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Y2 MCD - Cancer - Laz > Apoptosis > Flashcards

Flashcards in Apoptosis Deck (40)
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Define Necrosis.

Unregulated cell death associated with trauma, cellular disruption and an inflammatory response


Define Apoptosis.

Regulated cell death; controlled disassembly of cellular contents without disruption – no inflammatory response


Describe the process of necrosis.

The plasma membrane becomes more permeable – the cell swells and the membrane ruptures
Proteases are released leading to dissolution and autodigestion of thecell
There is localised inflammation


What are the two phases of apoptosis? Describe them.

Latent phase
 Death pathways are activated, but cells appear morphologically the same
Execution phase:
 Loss of microvilli and intercellular junctions
 Cell shrinkage
 Loss of plasma membrane asymmetry
 Chromatin and nuclear condensation
 DNA fragmentation
 Formation of membrane blebs
 Fragmentation into membrane enclose apoptotic bodies (these are then taken up by macrophages)


What is an important feature of apoptosis that distinguishes itfrom necrosis?

Plasma membrane remains intact – no inflammation


What DNA modification is seen during apoptosis?

Fragmentation of DNA ladders (seen in agarose gel)
Formation of more ends, which are labelled by adding an extra fluorescently-labelled tag in a TUNEL assay


What other types of cell death are there other than necrosis and apoptosis?

Apoptosis-like cell death
Necrosis-like cell death (sort of like an aborted apoptosis that ends up being necrosis)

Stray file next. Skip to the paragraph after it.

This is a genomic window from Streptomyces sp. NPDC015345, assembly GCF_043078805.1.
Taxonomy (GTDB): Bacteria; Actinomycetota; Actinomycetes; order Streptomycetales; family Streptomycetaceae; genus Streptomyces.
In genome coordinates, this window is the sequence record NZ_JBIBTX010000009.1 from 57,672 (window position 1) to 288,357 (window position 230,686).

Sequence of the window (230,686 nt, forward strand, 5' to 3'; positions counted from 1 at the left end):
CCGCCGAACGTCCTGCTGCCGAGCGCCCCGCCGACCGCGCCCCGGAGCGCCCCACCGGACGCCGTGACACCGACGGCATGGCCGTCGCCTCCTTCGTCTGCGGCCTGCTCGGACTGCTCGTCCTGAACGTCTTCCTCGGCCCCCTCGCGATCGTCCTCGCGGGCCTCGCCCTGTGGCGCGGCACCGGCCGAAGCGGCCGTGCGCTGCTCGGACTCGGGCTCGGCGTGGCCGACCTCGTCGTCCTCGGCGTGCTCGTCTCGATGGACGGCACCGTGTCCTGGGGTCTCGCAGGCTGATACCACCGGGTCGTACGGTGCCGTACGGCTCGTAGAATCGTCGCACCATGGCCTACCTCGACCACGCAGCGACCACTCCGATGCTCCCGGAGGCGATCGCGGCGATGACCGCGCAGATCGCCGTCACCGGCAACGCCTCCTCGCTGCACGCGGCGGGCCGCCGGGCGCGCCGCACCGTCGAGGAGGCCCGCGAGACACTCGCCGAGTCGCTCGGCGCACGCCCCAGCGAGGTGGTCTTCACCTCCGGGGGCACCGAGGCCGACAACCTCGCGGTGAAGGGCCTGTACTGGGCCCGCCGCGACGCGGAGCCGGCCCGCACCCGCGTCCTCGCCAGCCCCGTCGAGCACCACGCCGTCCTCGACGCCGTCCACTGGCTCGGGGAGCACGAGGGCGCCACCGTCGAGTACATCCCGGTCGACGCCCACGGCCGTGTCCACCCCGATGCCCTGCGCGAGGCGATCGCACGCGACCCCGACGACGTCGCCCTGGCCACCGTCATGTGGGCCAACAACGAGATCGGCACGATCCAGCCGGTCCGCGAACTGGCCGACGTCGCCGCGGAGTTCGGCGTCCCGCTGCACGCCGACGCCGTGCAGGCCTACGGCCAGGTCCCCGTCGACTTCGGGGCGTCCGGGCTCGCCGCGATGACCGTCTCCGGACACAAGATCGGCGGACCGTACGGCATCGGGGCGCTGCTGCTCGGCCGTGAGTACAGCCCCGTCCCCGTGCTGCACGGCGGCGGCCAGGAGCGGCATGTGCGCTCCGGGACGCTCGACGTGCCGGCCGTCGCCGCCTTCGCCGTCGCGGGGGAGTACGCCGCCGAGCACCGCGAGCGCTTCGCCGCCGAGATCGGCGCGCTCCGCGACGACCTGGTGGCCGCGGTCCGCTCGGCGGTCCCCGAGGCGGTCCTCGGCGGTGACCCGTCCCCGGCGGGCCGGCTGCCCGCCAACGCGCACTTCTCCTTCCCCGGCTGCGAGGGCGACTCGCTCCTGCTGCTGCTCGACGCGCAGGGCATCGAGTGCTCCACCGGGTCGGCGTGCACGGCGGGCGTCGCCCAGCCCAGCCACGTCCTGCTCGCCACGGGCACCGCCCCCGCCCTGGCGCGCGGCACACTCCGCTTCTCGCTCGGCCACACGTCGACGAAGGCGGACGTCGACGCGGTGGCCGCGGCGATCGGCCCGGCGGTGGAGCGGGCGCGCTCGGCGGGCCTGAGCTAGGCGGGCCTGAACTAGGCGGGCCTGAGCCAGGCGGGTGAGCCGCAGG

NOTE: cell death is GRADED


What are caspases?

Cysteine-dependent aspartate-directed proteases
They are the executioners of apoptosis
They are activated by cleavage


Which caspases are effector caspases?

3, 6 and 7


Which caspases are initiator caspases?

2, 8, 9 and 10


Describe the structure of effector caspases.

They are single chain polypeptides consisting of a small and large subunit
The subunits are released by proteolytic cleavage


Describe the structure of initiator caspases.

They have the same two subunits found in effector caspases but they also have a targeting subunit (protein-protein interacting domain)


What are the two types of targeting subunit that initiator caspases can have?

CARD – caspase recruitment domain
DED – death effector domain


How are active caspases formed?

Cleavage of inactive procaspases is followed by the folding of 2 largeand 2 small chains to form an active L2S2 heterotetramer


What are the two mechanisms of apoptosis

Death by design (receptor-mediated)
Death by default (mitochondrial (intrinsic) death pathway)


Describe the structure of death receptors.

Cysteine-rich extracellular domain
Transmembrane domain
Intracellular tail with a death domain (DD)


What are the two important adaptor proteins in the death by design pathway and how are they different?

FADD – positive regulator that promotes cell death – DED + DD
FLIP – negative regulator – DED + DED